Art patrons will pay from $500 to $1,500 for a bizarre meal at the Brooklyn Museum’s annual fundraising ball tomorrow.
New York-based food artist Jennifer Rubell masterminded the offbeat dinner for 600, with each course served on a different floor. The museum expects to raise as much as $700,000 from the event.
“It’s going to be intense,” said Rubell, 39, dressed in paint-stained jeans and black V-neck sweater, as we walked from floor to floor on a pre-gala tour last week. “People will be forced into interactivity. It’s the exact opposite way to how we are raised to interact with art. It eliminates the possibility of being passive.”
Dessert, for instance, is stuffed inside the 20-foot-tall Andy Warhol head, a piñata -- not to be confused, when swinging your baseball bat, with the dripping cheese head that goes with cocktail hour.
Rubell, the daughter of Miami collectors Mera and Don Rubell, is becoming the art world’s favorite conceptual food wizard. Last fall, she brought apple trees into the former Dia center in Manhattan’s Chelsea district for Performa festival’s opening night. People jumped into peanuts piled on the floor and smashed chocolate replicas of Jeff Koons’s stainless-steel rabbit with hammers.
In June, she will create a wedding feast for Simon de Pury, chairman of Phillips de Pury auction house, at the Saatchi Gallery in London.
Smash the Bunny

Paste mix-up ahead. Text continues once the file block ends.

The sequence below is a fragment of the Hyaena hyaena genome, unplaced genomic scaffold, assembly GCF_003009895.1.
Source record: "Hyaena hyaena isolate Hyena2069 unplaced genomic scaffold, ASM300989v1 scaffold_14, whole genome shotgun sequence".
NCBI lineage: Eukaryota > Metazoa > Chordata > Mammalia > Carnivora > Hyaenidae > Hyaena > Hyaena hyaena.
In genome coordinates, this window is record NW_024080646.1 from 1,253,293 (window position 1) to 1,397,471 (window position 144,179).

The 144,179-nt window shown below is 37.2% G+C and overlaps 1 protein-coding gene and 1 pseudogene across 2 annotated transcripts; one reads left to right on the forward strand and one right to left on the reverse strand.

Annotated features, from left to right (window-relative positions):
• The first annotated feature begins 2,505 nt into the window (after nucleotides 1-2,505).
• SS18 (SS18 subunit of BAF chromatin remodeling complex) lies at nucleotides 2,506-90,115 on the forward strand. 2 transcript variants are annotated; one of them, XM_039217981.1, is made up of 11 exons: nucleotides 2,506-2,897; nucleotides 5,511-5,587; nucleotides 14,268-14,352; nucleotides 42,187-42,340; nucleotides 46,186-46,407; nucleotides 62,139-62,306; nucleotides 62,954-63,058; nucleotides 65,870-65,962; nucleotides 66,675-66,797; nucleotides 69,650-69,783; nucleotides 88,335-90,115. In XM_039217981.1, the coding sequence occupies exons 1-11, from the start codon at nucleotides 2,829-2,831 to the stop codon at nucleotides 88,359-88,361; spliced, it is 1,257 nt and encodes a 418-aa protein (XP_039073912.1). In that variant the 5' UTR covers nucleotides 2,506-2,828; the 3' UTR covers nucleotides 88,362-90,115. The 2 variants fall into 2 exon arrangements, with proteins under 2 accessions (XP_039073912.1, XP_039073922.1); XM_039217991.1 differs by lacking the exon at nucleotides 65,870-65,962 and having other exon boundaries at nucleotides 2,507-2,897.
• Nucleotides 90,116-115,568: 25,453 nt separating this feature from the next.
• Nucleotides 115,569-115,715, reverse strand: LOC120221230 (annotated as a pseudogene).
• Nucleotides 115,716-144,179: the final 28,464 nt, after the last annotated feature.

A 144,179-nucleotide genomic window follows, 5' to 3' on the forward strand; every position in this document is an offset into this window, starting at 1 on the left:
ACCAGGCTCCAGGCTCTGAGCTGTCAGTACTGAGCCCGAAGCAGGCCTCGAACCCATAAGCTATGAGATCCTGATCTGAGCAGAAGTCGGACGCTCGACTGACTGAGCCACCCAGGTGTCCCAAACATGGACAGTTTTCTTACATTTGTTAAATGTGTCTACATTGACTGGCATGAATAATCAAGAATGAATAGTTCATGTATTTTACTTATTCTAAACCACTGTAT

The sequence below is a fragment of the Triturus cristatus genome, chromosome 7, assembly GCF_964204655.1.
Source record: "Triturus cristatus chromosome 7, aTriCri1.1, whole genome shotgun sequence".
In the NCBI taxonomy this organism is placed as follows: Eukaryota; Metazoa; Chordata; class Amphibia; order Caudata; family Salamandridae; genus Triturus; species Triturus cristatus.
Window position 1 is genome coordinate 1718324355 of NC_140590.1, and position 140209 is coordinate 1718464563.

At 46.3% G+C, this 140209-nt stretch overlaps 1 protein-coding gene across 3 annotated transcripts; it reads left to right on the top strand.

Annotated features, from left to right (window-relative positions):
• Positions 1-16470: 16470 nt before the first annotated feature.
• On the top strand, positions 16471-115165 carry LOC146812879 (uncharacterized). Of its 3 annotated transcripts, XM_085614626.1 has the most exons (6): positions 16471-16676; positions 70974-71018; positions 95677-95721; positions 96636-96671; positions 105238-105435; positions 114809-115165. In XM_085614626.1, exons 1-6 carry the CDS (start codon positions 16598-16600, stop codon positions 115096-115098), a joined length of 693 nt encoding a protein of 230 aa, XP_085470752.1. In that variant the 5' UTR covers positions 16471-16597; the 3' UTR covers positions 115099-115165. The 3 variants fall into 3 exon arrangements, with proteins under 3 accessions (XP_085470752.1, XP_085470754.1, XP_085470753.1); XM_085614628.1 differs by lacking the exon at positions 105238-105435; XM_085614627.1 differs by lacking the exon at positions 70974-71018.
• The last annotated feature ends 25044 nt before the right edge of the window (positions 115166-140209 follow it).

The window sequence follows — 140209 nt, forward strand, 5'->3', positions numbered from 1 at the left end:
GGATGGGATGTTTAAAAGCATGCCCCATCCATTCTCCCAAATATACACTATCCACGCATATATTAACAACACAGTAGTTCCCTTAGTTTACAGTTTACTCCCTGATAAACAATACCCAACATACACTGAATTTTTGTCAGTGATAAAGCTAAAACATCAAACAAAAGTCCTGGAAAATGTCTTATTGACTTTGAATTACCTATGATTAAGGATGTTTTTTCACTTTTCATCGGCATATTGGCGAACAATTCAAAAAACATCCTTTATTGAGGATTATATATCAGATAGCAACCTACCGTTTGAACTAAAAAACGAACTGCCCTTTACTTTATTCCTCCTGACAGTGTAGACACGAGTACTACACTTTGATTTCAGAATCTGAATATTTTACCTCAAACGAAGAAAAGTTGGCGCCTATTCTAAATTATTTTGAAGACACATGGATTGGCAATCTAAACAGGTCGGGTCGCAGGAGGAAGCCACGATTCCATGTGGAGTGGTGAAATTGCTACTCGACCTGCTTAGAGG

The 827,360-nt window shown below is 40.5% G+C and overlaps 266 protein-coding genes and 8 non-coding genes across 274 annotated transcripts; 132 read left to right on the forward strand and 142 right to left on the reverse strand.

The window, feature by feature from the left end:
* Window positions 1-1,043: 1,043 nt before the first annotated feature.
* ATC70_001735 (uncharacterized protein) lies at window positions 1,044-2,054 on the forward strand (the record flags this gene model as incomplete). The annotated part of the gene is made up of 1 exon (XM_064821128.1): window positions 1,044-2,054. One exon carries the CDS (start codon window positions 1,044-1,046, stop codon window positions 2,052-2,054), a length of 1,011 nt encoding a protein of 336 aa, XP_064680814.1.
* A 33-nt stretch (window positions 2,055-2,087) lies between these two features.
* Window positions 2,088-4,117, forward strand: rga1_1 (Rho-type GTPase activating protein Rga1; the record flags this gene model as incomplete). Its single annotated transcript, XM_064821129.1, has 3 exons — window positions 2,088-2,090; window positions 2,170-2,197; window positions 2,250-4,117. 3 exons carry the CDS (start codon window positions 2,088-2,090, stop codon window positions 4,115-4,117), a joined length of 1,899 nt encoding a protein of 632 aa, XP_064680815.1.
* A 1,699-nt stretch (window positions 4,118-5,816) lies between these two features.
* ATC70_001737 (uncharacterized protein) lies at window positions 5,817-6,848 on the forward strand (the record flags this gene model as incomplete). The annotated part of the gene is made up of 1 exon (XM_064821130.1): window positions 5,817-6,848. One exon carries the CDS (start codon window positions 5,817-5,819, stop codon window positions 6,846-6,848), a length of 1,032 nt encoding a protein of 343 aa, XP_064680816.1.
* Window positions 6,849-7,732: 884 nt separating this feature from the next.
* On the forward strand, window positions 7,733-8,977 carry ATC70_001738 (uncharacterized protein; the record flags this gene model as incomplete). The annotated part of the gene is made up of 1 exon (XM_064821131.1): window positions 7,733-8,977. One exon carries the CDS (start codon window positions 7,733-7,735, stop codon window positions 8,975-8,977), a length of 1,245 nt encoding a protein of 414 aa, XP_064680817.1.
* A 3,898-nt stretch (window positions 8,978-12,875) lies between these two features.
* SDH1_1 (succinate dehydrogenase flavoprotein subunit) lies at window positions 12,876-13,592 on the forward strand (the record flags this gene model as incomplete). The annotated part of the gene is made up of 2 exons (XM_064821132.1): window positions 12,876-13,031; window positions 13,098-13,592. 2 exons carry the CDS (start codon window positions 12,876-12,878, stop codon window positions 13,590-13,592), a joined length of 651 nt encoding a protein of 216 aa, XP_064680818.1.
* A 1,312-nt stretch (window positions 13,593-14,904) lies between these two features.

Arnold Lehman, director of the Brooklyn Museum, decided to hire Rubell after smashing a bunny or two at the Performa benefit.
“I hit one of the ears with the hammer and there was my dessert,” Lehman said in a telephone interview. “I saw people picking the apples off the trees. It was lots and lots and lots of fun.”
The Brooklyn Museum event draws inspiration from Marcel Duchamp, Jackson Pollock, Joseph Beuys and Warhol, Rubell said. Works by Paul McCarthy, Vito Acconci and Bruce Nauman led to witty cocktail-hour installations, including hundreds of baby carrots, the cheese heads and colorful dips squeezed out of paint tubes.
“I like to keep people moving,” said Rubell. “It’s totally legitimate that people get bored.”
Dinner in the Beaux Arts court with a soaring skylight ceiling will draw on Beuys’s 1965 performance “How to Explain Pictures to a Dead Hare.” Plans call for serving 150 rabbits, 2 pigs, 16 turkeys and 9 legs of beef. Guests may have to don a butcher’s smock and wield sharp tools to carve for themselves.
“I’ve invited some guests who might be particularly skilled at carving,” said Rubell. “Mario Batali was like, ‘I want those rabbits!’”
The dessert will be served in the lobby once guests have bashed Warhol’s big head, which will hang on steel cables in the atrium. Tickets for the dessert and after-party are $75.
After seeing people’s delight at destroying Koons’s rabbits, Rubell decided to create “an opportunity to destroy another clear icon of 20th-century art,” she said.